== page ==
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Title: The Soviet peace offensive: war by other means
Author: Miller, Romana
ISNI:       0000 0004 2741 0958
Awarding Body: University of Reading
Current Institution: University of Reading
Date of Award: 2013
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Abstract At the end of the 20th century, the Soviet Union dissolved its Communist Empire and East and West Germany reunited. These dramatic events were preceded by Soviet consolidation of the world socialist and peace movements with assistance from the European Left, especially in West Germany. On the other side of the Iron Curtain, newly emerged independent peace groups, such as Charter 77, also played a significant role. In the process, West Germany realigned itself with the Soviet Union, diminishing the role of the United States and Great Britain in Europe. This shift was a direct result of the Soviet long-term peace offensive policy, which was originally devised by V. I. Lenin to defeat capitalism worldwide. The Soviet peace offensive sought the creation of a common security system, disarmament, and the withdrawal of U.S. troops and weapons from Europe. As soon as the communist facade disappeared and the image of the enemy faded, many Western policymakers and analysts stopped paying attention to the fact that Russia continued to pursue the same strategic objectives in Europe after the dissolution of the Soviet Union. Russia's long-term strategic and geopolitical interests remained the same. Could Russia, some twenty years later, be closer to fulfilling these goals?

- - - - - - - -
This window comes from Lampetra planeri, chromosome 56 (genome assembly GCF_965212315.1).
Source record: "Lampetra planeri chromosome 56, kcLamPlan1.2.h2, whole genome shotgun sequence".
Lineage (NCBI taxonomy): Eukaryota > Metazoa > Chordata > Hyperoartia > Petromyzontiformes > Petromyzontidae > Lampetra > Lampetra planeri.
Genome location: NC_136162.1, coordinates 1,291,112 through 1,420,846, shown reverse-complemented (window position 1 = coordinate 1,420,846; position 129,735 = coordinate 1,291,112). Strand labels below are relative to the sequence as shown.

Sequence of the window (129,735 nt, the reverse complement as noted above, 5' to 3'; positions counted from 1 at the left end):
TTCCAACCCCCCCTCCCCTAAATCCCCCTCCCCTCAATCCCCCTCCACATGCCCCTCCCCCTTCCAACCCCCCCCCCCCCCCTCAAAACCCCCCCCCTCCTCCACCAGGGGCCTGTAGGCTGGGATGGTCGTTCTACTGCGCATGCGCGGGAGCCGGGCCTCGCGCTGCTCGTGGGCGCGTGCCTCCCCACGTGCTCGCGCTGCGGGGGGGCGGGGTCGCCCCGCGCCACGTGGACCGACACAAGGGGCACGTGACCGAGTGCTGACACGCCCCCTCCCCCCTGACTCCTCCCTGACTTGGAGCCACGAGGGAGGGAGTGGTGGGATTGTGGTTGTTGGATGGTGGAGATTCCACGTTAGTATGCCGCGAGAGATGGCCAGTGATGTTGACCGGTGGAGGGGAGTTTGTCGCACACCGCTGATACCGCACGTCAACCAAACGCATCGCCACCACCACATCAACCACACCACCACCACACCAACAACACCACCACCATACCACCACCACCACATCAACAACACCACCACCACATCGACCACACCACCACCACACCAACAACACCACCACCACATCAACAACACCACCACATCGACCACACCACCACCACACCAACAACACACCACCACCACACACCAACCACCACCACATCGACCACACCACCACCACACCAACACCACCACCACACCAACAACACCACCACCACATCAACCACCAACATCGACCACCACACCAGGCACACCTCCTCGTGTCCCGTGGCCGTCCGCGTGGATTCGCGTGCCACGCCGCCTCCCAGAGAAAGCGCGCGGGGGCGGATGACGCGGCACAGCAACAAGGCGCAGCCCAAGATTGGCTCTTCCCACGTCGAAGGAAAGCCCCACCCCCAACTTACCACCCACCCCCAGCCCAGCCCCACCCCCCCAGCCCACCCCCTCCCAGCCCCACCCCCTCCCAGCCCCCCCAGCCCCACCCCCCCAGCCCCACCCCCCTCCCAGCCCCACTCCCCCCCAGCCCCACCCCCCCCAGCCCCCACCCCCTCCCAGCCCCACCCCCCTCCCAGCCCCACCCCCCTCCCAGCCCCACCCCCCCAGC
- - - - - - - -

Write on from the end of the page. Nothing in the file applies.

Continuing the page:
Supervisor: Not available Sponsor: Not available
Qualification Name: Thesis (Ph.D.) Qualification Level: Doctoral
EThOS ID:  DOI: Not available